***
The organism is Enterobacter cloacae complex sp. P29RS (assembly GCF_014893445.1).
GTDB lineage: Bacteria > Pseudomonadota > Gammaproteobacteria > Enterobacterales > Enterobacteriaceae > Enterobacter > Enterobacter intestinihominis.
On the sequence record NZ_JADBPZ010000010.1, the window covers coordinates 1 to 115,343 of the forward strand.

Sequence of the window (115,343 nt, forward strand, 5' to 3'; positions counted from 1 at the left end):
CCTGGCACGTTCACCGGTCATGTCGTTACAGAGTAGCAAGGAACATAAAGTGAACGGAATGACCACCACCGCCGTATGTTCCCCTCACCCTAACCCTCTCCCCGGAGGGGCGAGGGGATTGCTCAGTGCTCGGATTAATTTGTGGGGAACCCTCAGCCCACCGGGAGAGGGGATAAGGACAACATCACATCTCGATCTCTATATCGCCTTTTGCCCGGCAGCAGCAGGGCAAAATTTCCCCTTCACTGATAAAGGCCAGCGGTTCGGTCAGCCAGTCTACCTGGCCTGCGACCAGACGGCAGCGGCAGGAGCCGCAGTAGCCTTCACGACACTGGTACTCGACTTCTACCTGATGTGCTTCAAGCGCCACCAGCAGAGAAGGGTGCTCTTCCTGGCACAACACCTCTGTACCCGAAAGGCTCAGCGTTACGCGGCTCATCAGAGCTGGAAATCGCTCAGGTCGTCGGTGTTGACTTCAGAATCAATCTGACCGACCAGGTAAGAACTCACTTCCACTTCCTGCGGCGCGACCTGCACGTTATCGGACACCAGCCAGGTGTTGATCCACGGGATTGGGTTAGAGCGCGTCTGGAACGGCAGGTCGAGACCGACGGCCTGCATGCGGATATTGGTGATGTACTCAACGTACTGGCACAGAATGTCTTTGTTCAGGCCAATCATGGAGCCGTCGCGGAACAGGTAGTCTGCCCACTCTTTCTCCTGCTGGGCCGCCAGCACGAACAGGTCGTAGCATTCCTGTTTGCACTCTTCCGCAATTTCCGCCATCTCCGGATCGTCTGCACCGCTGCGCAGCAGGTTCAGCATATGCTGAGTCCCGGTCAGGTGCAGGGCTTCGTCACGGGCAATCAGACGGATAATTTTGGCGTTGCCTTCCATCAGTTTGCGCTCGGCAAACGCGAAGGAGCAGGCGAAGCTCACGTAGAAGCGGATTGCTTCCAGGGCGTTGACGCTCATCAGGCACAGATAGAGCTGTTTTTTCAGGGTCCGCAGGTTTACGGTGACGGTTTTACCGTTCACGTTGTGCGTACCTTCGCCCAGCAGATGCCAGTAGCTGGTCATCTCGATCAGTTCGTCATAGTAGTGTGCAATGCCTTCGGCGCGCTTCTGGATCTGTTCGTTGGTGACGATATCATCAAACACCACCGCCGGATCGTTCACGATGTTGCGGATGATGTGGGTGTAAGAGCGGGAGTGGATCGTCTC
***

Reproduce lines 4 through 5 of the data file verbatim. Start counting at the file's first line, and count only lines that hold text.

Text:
Sequence of the window (115,343 nt, forward strand, 5' to 3'; positions counted from 1 at the left end):
CCTGGCACGTTCACCGGTCATGTCGTTACAGAGTAGCAAGGAACATAAAGTGAACGGAATGACCACCACCGCCGTATGTTCCCCTCACCCTAACCCTCTCCCCGGAGGGGCGAGGGGATTGCTCAGTGCTCGGATTAATTTGTGGGGAACCCTCAGCCCACCGGGAGAGGGGATAAGGACAACATCACATCTCGATCTCTATATCGCCTTTTGCCCGGCAGCAGCAGGGCAAAATTTCCCCTTCACTGATAAAGGCCAGCGGTTCGGTCAGCCAGTCTACCTGGCCTGCGACCAGACGGCAGCGGCAGGAGCCGCAGTAGCCTTCACGACACTGGTACTCGACTTCTACCTGATGTGCTTCAAGCGCCACCAGCAGAGAAGGGTGCTCTTCCTGGCACAACACCTCTGTACCCGAAAGGCTCAGCGTTACGCGGCTCATCAGAGCTGGAAATCGCTCAGGTCGTCGGTGTTGACTTCAGAATCAATCTGACCGACCAGGTAAGAACTCACTTCCACTTCCTGCGGCGCGACCTGCACGTTATCGGACACCAGCCAGGTGTTGATCCACGGGATTGGGTTAGAGCGCGTCTGGAACGGCAGGTCGAGACCGACGGCCTGCATGCGGATATTGGTGATGTACTCAACGTACTGGCACAGAATGTCTTTGTTCAGGCCAATCATGGAGCCGTCGCGGAACAGGTAGTCTGCCCACTCTTTCTCCTGCTGGGCCGCCAGCACGAACAGGTCGTAGCATTCCTGTTTGCACTCTTCCGCAATTTCCGCCATCTCCGGATCGTCTGCACCGCTGCGCAGCAGGTTCAGCATATGCTGAGTCCCGGTCAGGTGCAGGGCTTCGTCACGGGCAATCAGACGGATAATTTTGGCGTTGCCTTCCATCAGTTTGCGCTCGGCAAACGCGAAGGAGCAGGCGAAGCTCACGTAGAAGCGGATTGCTTCCAGGGCGTTGACGCTCATCAGGCACAGATAGAGCTGTTTTTTCAGGGTCCGCAGGTTTACGGTGACGGTTTTACCGTTCACGTTGTGCGTACCTTCGCCCAGCAGATGCCAGTAGCTGGTCATCTCGATCAGTTCGTCATAGTAGTGTGCAATGCCTTCGGCGCGCTTCTGGATCTGTTCGTTGGTGACGATATCATCAAACACCACCGCCGGATCGTTCACGATGTTGCGGATGATGTGGGTGTAAGAGCGGGAGTGGATCGTCTC